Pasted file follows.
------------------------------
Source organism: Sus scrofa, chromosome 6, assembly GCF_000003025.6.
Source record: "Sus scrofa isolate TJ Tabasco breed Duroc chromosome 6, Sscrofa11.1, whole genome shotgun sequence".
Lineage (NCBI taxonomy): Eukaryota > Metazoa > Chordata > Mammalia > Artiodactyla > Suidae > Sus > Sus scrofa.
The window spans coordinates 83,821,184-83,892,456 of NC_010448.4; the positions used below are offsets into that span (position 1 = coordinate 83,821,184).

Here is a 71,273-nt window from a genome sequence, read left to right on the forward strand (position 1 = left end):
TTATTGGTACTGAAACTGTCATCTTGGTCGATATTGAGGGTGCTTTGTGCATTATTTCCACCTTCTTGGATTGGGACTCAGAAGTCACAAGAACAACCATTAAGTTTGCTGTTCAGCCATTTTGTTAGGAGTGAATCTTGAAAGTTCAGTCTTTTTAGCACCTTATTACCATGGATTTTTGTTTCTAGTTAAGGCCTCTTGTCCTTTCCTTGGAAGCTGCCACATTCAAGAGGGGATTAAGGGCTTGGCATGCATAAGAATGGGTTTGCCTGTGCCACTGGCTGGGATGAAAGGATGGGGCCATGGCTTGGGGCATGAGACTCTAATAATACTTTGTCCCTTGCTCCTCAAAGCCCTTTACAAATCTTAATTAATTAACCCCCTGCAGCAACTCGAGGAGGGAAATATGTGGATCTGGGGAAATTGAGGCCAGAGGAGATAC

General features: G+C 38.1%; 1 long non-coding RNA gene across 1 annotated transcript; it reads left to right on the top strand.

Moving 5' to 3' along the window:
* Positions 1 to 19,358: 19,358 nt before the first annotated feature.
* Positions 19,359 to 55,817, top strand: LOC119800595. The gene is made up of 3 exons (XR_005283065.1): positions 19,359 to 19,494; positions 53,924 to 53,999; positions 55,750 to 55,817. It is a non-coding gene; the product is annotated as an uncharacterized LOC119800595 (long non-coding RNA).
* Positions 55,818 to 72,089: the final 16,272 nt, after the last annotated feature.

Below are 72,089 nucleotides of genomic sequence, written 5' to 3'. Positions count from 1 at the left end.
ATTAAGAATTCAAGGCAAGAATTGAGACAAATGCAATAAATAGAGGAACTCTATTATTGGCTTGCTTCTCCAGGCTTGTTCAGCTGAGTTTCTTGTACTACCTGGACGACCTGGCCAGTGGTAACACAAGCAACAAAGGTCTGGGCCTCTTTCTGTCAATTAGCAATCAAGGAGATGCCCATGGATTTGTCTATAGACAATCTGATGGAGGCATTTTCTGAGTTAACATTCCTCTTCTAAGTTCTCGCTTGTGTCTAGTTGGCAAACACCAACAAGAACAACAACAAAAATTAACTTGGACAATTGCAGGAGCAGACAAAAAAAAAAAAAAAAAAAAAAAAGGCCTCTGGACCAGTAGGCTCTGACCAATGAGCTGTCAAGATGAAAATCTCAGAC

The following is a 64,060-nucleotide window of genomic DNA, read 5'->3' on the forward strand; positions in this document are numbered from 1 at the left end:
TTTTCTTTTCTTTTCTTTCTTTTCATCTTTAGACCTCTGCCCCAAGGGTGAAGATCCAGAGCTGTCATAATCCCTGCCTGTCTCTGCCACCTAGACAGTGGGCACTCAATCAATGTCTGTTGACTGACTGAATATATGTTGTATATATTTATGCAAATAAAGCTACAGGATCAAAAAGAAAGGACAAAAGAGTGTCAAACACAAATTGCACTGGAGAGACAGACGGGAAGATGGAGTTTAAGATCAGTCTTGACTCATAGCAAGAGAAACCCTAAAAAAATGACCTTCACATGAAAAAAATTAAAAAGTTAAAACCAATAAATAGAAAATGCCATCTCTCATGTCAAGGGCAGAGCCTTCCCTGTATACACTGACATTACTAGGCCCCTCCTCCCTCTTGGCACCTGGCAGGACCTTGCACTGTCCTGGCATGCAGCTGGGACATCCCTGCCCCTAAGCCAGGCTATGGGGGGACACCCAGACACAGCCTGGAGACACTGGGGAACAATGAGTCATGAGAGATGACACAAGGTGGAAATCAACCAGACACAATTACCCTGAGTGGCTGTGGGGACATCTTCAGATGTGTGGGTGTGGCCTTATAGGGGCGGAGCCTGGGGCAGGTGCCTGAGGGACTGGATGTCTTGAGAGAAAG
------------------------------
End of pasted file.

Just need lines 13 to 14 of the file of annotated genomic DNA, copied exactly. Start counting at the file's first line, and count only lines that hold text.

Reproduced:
ATTAAGAATTCAAGGCAAGAATTGAGACAAATGCAATAAATAGAGGAACTCTATTATTGGCTTGCTTCTCCAGGCTTGTTCAGCTGAGTTTCTTGTACTACCTGGACGACCTGGCCAGTGGTAACACAAGCAACAAAGGTCTGGGCCTCTTTCTGTCAATTAGCAATCAAGGAGATGCCCATGGATTTGTCTATAGACAATCTGATGGAGGCATTTTCTGAGTTAACATTCCTCTTCTAAGTTCTCGCTTGTGTCTAGTTGGCAAACACCAACAAGAACAACAACAAAAATTAACTTGGACAATTGCAGGAGCAGACAAAAAAAAAAAAAAAAAAAAAAAAGGCCTCTGGACCAGTAGGCTCTGACCAATGAGCTGTCAAGATGAAAATCTCAGAC

The following is a 64,060-nucleotide window of genomic DNA, read 5'->3' on the forward strand; positions in this document are numbered from 1 at the left end: